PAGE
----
Sweet cherries will be coming in soon here in the Cherry Capital of the World. Not in time for the Cherry Festival, but oh well. We celebrate cherries nonetheless.

Here is a poem, not exactly an ode to cherries, more like an ode to missed chances. I like the way the cherries stand for all the sensuality built into the scene — his thick but careful hands, the cherries’ thin skin, the pies, tartlets, turnovers.

The poem starts by putting us deep into summer — flip-flops, lemonade ice cubes, iced tea with mint. I’m interested in the word fruitwounds — the wounded cherries that run all over her fingers. The fruit is the first wound. The second is the speaker’s rejection of a date with the farmer. How sensual he is, himself, pointing out the double-stoned cherries and spitting. And of course her favorite color is red. She’s very much attracted to him, we see that. She’s looked closely enough, after all, to notice his worn and twisty jeans, and the cherrydust and fingerprints on his glasses.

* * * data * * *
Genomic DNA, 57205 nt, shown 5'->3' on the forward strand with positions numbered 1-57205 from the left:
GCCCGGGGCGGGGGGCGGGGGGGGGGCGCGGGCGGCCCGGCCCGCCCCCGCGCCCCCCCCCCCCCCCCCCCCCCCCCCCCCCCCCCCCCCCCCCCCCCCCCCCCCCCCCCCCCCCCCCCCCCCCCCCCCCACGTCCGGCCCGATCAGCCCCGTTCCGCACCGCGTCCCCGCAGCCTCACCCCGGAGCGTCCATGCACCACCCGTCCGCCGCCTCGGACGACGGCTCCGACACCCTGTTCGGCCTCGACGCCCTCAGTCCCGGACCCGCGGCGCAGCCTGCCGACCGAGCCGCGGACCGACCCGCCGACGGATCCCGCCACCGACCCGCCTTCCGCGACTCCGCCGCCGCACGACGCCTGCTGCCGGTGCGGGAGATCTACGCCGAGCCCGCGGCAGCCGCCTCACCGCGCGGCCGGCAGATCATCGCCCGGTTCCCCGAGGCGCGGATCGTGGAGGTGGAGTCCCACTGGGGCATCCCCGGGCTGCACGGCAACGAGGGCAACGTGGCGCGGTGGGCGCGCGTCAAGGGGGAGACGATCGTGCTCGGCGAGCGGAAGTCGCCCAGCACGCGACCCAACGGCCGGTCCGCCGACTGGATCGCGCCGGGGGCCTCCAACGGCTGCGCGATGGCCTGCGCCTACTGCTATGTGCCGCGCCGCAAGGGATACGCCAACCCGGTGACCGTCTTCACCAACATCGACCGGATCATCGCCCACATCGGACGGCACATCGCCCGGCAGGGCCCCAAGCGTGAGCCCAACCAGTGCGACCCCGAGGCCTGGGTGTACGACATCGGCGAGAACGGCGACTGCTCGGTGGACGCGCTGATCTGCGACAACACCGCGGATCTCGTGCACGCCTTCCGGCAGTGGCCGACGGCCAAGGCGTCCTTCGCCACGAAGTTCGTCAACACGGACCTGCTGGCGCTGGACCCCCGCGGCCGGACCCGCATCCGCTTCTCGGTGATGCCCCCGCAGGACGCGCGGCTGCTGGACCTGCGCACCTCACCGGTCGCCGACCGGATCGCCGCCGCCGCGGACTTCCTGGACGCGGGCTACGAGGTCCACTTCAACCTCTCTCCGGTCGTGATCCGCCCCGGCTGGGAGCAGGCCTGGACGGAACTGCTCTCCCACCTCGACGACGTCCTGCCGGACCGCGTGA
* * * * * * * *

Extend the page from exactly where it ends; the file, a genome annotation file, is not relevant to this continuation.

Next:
Why does she reject him? We don’t know. Maybe because he’s “only” a cherry farmer. All we know is that she’s sorry afterward. It would have been taking a chance on an unknown. The whole poem is built on her recognition of her terrible mistake, her not taking that chance. The desserts made of cherries — that could have been them. A sweet mixture.

Aimee Nezhukumatathil was born in Chicago to a Filipina mother and South Indian father. She earned her BA and MFA from Ohio State University and was a Diane Middlebrook Poetry Fellow at the University of Wisconsin, Madison. “Miracle Fruit” (2003), the book in which this poem appears, won the ForeWord Magazine Poetry Book of the Year and the Global Filipino Literary Award. Her other books have also won awards. And now she has a book of illustrated nature essays, “World of Wonder,” forthcoming from Milkweed Press.

She was the 2016-17 Grisham writer-in-residence at the University of Mississippi, where she is professor of English in the MFA program. She lives with her husband and sons in Oxford, Mississippi.

Fleda Brown of Traverse City is professor emerita, University of Delaware, and past poet laureate of Delaware. For more of her work, and to see her website, go to www.fledabrown.com.